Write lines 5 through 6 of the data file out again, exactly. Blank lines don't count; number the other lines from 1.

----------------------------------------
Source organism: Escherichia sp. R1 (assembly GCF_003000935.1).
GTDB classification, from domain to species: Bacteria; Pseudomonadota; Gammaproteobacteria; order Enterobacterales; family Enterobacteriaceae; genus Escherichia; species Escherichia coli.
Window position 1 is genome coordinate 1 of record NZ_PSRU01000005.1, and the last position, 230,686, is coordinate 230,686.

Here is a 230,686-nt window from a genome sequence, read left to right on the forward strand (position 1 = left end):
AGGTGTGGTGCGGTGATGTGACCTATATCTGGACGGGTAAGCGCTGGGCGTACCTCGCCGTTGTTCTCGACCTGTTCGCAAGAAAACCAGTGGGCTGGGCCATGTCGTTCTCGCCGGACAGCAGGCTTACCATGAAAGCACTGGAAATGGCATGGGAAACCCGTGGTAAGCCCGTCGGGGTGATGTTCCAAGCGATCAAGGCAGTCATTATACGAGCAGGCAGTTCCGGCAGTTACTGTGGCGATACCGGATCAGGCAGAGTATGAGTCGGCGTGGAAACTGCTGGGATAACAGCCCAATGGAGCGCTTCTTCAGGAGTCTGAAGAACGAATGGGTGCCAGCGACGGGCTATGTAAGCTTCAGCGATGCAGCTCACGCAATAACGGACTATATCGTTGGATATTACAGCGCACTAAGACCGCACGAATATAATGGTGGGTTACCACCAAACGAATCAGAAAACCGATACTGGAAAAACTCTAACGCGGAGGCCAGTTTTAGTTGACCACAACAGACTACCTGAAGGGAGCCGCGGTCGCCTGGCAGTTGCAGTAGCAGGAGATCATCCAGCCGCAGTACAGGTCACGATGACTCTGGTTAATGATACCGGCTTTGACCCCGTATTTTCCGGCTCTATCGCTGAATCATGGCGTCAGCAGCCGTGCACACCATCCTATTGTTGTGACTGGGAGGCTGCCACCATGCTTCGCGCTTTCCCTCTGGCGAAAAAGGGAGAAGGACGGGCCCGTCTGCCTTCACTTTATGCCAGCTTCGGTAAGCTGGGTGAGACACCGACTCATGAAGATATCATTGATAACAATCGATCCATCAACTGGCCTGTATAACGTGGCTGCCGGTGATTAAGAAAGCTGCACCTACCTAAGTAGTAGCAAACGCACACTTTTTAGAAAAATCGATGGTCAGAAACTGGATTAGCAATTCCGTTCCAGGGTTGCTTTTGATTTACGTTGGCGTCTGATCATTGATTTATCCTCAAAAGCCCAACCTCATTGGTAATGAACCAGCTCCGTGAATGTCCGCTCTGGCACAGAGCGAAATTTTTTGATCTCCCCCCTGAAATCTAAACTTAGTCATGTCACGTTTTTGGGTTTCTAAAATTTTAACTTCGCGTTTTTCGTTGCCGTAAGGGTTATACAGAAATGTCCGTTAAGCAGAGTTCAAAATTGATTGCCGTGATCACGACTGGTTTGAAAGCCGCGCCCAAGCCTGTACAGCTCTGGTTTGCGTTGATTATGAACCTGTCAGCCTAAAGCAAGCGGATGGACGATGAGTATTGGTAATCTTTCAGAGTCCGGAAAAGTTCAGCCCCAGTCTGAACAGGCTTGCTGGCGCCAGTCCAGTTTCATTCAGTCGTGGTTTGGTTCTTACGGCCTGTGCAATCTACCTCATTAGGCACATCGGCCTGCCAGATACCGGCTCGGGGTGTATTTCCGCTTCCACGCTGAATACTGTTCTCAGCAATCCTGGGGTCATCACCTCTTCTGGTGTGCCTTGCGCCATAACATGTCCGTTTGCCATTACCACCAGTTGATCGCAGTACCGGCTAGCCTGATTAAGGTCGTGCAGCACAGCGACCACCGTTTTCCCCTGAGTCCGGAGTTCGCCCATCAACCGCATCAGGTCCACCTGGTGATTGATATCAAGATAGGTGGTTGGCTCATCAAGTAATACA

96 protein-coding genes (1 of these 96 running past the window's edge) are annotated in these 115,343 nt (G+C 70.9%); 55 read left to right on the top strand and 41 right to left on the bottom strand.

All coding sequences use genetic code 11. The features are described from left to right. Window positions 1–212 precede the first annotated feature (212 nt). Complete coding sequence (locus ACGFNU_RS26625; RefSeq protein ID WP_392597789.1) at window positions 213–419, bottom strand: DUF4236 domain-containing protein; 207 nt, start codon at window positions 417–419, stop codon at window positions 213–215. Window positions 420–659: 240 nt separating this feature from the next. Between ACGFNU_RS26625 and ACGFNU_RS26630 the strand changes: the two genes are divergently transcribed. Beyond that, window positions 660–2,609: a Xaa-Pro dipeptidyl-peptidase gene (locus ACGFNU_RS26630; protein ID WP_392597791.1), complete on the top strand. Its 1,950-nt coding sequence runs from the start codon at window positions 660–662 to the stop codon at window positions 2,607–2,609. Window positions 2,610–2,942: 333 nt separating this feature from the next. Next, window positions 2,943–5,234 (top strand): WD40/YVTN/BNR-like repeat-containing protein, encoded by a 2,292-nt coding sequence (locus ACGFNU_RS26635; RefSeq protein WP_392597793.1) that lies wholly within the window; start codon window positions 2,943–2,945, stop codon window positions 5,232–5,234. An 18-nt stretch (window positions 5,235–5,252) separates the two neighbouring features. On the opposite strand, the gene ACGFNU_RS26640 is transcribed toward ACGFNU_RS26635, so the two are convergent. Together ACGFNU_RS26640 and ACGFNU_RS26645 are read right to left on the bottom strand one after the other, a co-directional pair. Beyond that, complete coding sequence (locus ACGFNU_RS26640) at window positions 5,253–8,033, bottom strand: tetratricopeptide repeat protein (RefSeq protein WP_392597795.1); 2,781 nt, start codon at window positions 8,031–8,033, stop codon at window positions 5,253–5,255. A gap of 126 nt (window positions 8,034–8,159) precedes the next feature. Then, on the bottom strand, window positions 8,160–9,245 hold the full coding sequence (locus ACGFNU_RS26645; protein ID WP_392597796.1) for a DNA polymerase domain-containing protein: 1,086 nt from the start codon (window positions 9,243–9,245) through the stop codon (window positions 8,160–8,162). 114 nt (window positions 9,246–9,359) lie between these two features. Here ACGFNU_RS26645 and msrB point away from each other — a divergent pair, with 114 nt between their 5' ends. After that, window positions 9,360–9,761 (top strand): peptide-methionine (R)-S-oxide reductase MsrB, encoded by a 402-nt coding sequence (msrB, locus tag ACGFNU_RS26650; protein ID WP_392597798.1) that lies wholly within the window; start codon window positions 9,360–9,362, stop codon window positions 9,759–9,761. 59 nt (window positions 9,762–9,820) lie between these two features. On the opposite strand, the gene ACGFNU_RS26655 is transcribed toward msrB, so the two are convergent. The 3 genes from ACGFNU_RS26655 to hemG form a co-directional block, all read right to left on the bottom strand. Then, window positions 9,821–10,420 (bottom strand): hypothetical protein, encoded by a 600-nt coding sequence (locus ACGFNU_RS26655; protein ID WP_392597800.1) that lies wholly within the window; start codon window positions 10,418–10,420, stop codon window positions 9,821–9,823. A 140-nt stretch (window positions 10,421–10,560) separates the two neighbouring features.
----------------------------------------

AGGTGTGGTGCGGTGATGTGACCTATATCTGGACGGGTAAGCGCTGGGCGTACCTCGCCGTTGTTCTCGACCTGTTCGCAAGAAAACCAGTGGGCTGGGCCATGTCGTTCTCGCCGGACAGCAGGCTTACCATGAAAGCACTGGAAATGGCATGGGAAACCCGTGGTAAGCCCGTCGGGGTGATGTTCCAAGCGATCAAGGCAGTCATTATACGAGCAGGCAGTTCCGGCAGTTACTGTGGCGATACCGGATCAGGCAGAGTATGAGTCGGCGTGGAAACTGCTGGGATAACAGCCCAATGGAGCGCTTCTTCAGGAGTCTGAAGAACGAATGGGTGCCAGCGACGGGCTATGTAAGCTTCAGCGATGCAGCTCACGCAATAACGGACTATATCGTTGGATATTACAGCGCACTAAGACCGCACGAATATAATGGTGGGTTACCACCAAACGAATCAGAAAACCGATACTGGAAAAACTCTAACGCGGAGGCCAGTTTTAGTTGACCACAACAGACTACCTGAAGGGAGCCGCGGTCGCCTGGCAGTTGCAGTAGCAGGAGATCATCCAGCCGCAGTACAGGTCACGATGACTCTGGTTAATGATACCGGCTTTGACCCCGTATTTTCCGGCTCTATCGCTGAATCATGGCGTCAGCAGCCGTGCACACCATCCTATTGTTGTGACTGGGAGGCTGCCACCATGCTTCGCGCTTTCCCTCTGGCGAAAAAGGGAGAAGGACGGGCCCGTCTGCCTTCACTTTATGCCAGCTTCGGTAAGCTGGGTGAGACACCGACTCATGAAGATATCATTGATAACAATCGATCCATCAACTGGCCTGTATAACGTGGCTGCCGGTGATTAAGAAAGCTGCACCTACCTAAGTAGTAGCAAACGCACACTTTTTAGAAAAATCGATGGTCAGAAACTGGATTAGCAATTCCGTTCCAGGGTTGCTTTTGATTTACGTTGGCGTCTGATCATTGATTTATCCTCAAAAGCCCAACCTCATTGGTAATGAACCAGCTCCGTGAATGTCCGCTCTGGCACAGAGCGAAATTTTTTGATCTCCCCCCTGAAATCTAAACTTAGTCATGTCACGTTTTTGGGTTTCTAAAATTTTAACTTCGCGTTTTTCGTTGCCGTAAGGGTTATACAGAAATGTCCGTTAAGCAGAGTTCAAAATTGATTGCCGTGATCACGACTGGTTTGAAAGCCGCGCCCAAGCCTGTACAGCTCTGGTTTGCGTTGATTATGAACCTGTCAGCCTAAAGCAAGCGGATGGACGATGAGTATTGGTAATCTTTCAGAGTCCGGAAAAGTTCAGCCCCAGTCTGAACAGGCTTGCTGGCGCCAGTCCAGTTTCATTCAGTCGTGGTTTGGTTCTTACGGCCTGTGCAATCTACCTCATTAGGCACATCGGCCTGCCAGATACCGGCTCGGGGTGTATTTCCGCTTCCACGCTGAATACTGTTCTCAGCAATCCTGGGGTCATCACCTCTTCTGGTGTGCCTTGCGCCATAACATGTCCGTTTGCCATTACCACCAGTTGATCGCAGTACCGGCTAGCCTGATTAAGGTCGTGCAGCACAGCGACCACCGTTTTCCCCTGAGTCCGGAGTTCGCCCATCAACCGCATCAGGTCCACCTGGTGATTGATATCAAGATAGGTGGTTGGCTCATCAAGTAATACA

96 protein-coding genes (1 of these 96 running past the window's edge) are annotated in these 115,343 nt (G+C 70.9%); 55 read left to right on the top strand and 41 right to left on the bottom strand.